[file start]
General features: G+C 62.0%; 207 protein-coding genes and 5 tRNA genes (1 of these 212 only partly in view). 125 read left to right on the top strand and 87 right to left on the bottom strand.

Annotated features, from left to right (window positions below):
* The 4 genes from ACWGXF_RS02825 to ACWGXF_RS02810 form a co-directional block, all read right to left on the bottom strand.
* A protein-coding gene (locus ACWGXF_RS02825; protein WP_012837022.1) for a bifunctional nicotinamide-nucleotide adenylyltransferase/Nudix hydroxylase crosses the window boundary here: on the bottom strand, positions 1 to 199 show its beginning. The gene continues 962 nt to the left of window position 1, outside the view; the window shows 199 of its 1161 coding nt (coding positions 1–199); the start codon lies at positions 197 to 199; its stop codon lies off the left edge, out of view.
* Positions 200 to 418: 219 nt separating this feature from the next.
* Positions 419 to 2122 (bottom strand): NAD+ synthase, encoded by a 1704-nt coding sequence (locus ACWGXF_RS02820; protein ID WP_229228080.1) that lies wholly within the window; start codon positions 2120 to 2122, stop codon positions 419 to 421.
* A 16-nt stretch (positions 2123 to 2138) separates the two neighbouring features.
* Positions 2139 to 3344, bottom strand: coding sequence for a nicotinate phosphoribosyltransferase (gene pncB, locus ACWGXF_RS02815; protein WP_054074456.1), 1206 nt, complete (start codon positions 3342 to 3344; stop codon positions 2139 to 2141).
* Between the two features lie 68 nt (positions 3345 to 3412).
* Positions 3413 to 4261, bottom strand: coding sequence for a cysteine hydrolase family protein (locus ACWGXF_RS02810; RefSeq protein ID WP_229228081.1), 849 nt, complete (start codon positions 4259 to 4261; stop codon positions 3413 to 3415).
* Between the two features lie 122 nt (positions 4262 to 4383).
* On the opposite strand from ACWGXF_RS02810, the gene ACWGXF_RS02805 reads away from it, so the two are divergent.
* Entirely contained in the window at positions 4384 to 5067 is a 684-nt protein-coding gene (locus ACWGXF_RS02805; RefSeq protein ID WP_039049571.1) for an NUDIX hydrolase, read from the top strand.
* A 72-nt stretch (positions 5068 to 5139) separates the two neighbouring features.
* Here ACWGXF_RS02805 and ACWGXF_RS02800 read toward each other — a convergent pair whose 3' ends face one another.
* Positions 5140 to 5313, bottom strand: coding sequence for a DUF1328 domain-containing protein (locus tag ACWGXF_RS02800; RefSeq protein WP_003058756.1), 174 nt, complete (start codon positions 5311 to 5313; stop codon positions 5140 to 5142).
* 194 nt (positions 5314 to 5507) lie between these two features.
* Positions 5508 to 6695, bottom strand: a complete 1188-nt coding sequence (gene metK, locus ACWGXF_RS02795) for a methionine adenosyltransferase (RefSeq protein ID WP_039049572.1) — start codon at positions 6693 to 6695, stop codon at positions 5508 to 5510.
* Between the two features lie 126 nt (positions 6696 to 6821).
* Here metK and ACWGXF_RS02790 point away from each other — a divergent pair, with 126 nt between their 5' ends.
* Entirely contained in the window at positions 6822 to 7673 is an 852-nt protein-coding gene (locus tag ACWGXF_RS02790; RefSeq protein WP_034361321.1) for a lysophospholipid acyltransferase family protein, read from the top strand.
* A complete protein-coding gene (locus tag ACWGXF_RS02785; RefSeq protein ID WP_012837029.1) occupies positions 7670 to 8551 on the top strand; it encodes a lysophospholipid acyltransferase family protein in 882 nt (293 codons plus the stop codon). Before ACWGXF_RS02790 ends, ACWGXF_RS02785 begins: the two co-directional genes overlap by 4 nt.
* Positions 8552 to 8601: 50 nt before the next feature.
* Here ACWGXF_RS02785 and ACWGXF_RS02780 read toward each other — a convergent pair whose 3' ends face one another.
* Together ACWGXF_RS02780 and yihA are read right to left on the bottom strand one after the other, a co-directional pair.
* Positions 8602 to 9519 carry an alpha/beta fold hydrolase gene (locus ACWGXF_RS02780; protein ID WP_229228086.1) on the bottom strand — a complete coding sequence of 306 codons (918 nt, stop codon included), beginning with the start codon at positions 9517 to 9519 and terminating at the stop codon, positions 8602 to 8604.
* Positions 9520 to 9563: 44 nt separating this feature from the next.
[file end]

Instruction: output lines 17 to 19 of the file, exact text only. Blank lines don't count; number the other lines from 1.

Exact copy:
* 194 nt (positions 5314 to 5507) lie between these two features.
* Positions 5508 to 6695, bottom strand: a complete 1188-nt coding sequence (gene metK, locus ACWGXF_RS02795) for a methionine adenosyltransferase (RefSeq protein ID WP_039049572.1) — start codon at positions 6693 to 6695, stop codon at positions 5508 to 5510.
* Between the two features lie 126 nt (positions 6696 to 6821).